As my wife and I walked into a bar in Aviemore, Scotland, for a bite to eat, well after dark thanks to the 4pm sunset in early November, I was pretty surprised to bump into a Scottish guy wearing a legit kilt. While I guess I shouldn’t have been surprised to see a guy in Scotland wearing a kilt, over the course of our entire week in the country he would be the only Scot we would meet wearing traditional wardrobe.
While he seemed friendly enough, a swept-back Viking-style mohawk cut an imposing profile, reminiscent of Ragnar Lothbrok in Vikings. His face was creased from hard work in the sun and the cold, but it was mostly covered with a sharply-cut beard and tattoos near his eyes. Tattoos ran all the way down the rest of his body, covering lean, rippled muscles on his arms and legs.
When you see a Scot that looks like he’s straight out of Braveheart, nothing about his kilt serves in any way to remind you of a skirt–it is, undoubtedly, the garment of a true man.
I would have asked if I could take a selfie with him, but I was afraid he’d as soon rip my throat out as say, “Ok, sure!” to the tourist.
The Scottish are a breed apart, shaped into stronger, tougher, more resilient human beings by the wet, the cold, the lack of daylight, the long winters, and the steepness and the ruggedness of their mountains. At least, many of the Scots that live in the sparsely-populated remote northern regions have developed those admirable qualities. Those that live in the large cities of the Central Belt (despite the name, actually the southern reaches of Scotland, forming the border with England), where the majority of the population lives, could as easily be weak city-slickers as a hipster from Manhattan. But if you live in the Cairngorms, a harsher life will shape you into a stronger man–or crush you beneath the daily challenges that make up life in the North.
I learned how tough the Scots truly are on my first ride in Scotland, but this point was driven home 100% on day two.
Mountain Biking a Corbett: Meall a’ Bhuachaille
Mountains in Scotland are classified via a unique naming system. While in Colorado we’re super original by calling any mountain over 14,000 feet a “14er” and any between 13,000 and 14,000 a “13er,” the Scots up the creativity ante by calling any mountain over 3,000 feet a “Munro.” There are 203 Munros (depending on how you count them), and they were named after “Sir Hugh Munro, 4th Baronet (1856–1919), who produced the first list of such hills, known as Munro’s Tables, in 1891,” according to Wikipedia. Next up are the Corbetts, which are peaks between 2,500 feet and 3,000–221 of those can be found in Scotland. And below that, you have 223 Grahams (2,000-2,500 feet). (Source)
Our goal for our second and final ride in Scotland was to ride up and over Meall a’ Bhuachaille, a Corbett rising to a height of 2,657 feet above sea level. Beginning from the town of Aviemore at 702ft, with several hills between us and the big mountains, we had our work cut out for us.
Our approach to the mountain was long but mellow, as we climbed slowly up a rocky doubletrack, passing the beautiful Green Loch along the way, where fairies are said to live in the hills and come out at random, to grant you one wish. So be thinking about what you most want in life as you pedal your way up this trail!
As we reached Rhyvoan Pass, we were surprised to see a herd of reindeer grazing around a stone building.
We had stumbled across one pod from the only wild reindeer herd in the entire United Kingdom–an absolute treat to creep as close as possible and snag a few pictures of this beautiful herd. Not only was this my first time seeing reindeer, but I got to experience them out in their natural habitat.
Shortly after the herd moved on, a cloud blew around the top of Meall a’ Bhuachaille, bringing with it an onslaught of heavy, wet snow. The combination of reindeer and snow had me craning my head around looking for Santa, but we were still about a month and a half too early. To escape the elements we ducked into the stone building, which I learned was called a “bothy.”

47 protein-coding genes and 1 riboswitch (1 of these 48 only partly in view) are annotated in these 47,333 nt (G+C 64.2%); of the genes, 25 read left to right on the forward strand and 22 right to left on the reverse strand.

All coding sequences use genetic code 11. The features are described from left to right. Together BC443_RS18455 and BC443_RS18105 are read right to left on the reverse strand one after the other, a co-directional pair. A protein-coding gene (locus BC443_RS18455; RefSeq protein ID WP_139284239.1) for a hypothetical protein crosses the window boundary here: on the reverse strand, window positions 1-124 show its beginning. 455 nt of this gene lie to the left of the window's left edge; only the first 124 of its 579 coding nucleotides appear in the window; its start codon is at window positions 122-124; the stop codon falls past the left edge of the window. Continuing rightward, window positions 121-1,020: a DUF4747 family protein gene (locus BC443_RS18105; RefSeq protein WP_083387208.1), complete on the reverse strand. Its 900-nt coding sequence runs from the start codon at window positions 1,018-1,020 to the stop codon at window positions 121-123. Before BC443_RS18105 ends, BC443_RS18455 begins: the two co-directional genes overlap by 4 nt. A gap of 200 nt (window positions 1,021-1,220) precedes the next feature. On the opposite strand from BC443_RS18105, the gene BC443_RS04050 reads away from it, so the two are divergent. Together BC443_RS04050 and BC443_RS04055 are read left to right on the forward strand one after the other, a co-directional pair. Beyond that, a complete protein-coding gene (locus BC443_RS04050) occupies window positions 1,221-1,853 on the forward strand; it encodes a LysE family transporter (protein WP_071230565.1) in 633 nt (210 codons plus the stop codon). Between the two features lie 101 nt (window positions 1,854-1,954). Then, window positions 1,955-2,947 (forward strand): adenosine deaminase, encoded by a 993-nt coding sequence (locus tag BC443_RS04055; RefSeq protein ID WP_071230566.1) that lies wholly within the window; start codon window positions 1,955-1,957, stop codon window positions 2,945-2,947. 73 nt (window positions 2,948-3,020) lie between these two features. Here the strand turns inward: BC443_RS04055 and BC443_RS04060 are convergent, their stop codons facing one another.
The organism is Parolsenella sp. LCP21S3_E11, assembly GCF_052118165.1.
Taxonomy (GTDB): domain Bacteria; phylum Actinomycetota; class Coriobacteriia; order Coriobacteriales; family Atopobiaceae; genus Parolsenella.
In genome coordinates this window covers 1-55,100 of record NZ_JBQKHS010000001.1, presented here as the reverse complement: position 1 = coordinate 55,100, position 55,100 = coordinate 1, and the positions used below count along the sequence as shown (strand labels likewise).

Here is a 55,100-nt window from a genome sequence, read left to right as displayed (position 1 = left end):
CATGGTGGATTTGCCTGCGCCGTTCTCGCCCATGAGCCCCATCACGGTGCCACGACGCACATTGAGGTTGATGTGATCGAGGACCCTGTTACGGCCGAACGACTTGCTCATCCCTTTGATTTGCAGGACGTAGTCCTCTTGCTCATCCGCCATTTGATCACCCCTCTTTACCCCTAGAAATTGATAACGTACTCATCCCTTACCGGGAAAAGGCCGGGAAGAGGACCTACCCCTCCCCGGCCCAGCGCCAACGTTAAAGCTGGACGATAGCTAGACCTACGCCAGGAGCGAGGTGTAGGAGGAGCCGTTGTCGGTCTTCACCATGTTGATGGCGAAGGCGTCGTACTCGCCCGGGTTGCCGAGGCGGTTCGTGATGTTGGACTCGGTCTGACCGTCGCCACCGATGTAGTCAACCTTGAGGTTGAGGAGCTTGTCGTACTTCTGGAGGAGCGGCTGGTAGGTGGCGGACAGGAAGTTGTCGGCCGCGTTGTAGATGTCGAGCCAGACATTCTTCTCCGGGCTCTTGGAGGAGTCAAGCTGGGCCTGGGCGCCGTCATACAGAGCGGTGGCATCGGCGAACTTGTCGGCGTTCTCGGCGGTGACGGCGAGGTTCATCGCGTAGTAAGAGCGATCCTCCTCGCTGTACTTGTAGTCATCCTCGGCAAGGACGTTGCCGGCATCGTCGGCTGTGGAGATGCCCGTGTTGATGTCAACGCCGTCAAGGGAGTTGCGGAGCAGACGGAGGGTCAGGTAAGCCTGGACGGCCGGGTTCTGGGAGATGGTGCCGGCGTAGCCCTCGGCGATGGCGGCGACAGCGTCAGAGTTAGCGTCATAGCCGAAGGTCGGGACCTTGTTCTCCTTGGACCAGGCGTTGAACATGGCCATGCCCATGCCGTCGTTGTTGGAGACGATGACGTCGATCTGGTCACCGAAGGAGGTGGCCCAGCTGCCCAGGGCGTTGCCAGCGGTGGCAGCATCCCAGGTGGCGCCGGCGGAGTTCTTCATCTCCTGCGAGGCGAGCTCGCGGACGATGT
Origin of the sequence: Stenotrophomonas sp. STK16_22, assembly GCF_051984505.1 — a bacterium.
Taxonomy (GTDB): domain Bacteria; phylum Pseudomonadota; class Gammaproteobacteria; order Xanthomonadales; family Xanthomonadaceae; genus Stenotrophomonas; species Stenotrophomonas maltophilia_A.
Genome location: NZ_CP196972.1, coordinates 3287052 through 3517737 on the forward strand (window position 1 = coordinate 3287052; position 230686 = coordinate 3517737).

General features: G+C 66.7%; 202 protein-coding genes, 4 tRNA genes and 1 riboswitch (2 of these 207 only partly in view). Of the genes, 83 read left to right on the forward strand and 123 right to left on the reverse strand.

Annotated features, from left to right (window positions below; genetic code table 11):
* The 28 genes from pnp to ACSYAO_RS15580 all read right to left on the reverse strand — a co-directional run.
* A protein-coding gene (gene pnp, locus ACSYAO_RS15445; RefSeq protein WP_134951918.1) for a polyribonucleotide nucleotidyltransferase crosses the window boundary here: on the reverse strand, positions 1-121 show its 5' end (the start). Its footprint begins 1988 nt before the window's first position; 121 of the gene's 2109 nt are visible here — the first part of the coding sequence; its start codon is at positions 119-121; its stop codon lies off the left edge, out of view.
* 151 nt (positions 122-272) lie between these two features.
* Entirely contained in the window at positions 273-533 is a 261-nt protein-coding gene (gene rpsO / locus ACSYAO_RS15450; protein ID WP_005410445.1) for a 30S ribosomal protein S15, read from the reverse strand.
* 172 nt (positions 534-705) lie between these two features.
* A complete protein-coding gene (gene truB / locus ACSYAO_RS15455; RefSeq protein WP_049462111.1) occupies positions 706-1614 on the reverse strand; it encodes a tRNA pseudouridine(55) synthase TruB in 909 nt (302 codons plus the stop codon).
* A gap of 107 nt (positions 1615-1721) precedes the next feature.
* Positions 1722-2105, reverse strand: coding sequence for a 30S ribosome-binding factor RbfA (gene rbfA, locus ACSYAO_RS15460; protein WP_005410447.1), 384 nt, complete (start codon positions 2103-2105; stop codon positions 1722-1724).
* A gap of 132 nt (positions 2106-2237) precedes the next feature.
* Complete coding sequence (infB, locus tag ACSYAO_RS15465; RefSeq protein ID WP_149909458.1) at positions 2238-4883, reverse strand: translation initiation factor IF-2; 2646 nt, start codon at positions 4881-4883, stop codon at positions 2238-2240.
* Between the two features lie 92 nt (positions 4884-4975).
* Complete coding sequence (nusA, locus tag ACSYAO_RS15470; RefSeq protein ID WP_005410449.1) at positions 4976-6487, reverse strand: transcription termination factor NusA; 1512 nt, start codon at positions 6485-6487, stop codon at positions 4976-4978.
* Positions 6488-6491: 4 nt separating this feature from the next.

As we crowded inside, we saw that a couple of backpackers and their dog already had a fire going in the grate. Thankfully, the first rule of the bothy is that there’s always room for one more person. In our case, another dozen people.
After hunkering down for about 15 minutes and thawing out our freezing toes in front of the fire, the sky cleared and the guides decided that we should begin the final push for the summit.
But first, we had to brush about half an inch of wet snow off our bikes.
We began the final push–or rather, the carry–toward the summit. The trail wasn’t really a singletrack… it would be more accurate to describe it as a stone staircase leading up the mountainside. Some of us resisted carrying all the weight on our shoulders for a bit, but then eventually had to shoulder our rigs as we ascended the now-slick slabs of stone.
After about a half an hour of hike-a-bike, another cloud rolled in, pounding us with even more snow. The guides called another halt, and whipped out a big parachute-shaped piece of nylon, which they said was called a “bothy bag.”
“A what?” I said.
“You’ve never heard of a bothy bag?”
“We don’t have those in the States,” I replied.
Everyone looked at me kind of funny, as our lead guide, Chris Gibbs, explained how it works. “First we put the bothy bag over our heads, and position the bottom lip under our butts. Then on the count of three, we will all sit down on the edge of the bag, holding it open with our backs as we lean out against it.”
Wait, what exactly are we going to do now?
“One, two, three!” We all sat down, and I tried to follow the crowd.
We crammed about a dozen people in this size large bothy bag, and apparently the rules of the bothy apply even to bags, as our assistant guide, Mark, squeezed in after us.
After staying hunched over in the cramped, muggy bothy bag for about 15 minutes–but out of the cold snow and the wind–the current wave of snow broke, and we stood up, shaking off the accumulated snow and folding the bothy bag back up.
As our guides assessed the blowing clouds, they made the tough decision to abort our planned route. We were still at least another 45 minutes of hike-a-bike from the summit before we could begin our descent down the opposite side, so we turned our bikes around, pointing them back down the steep staircase of a trail–making sure to walk one very steep portion of steps.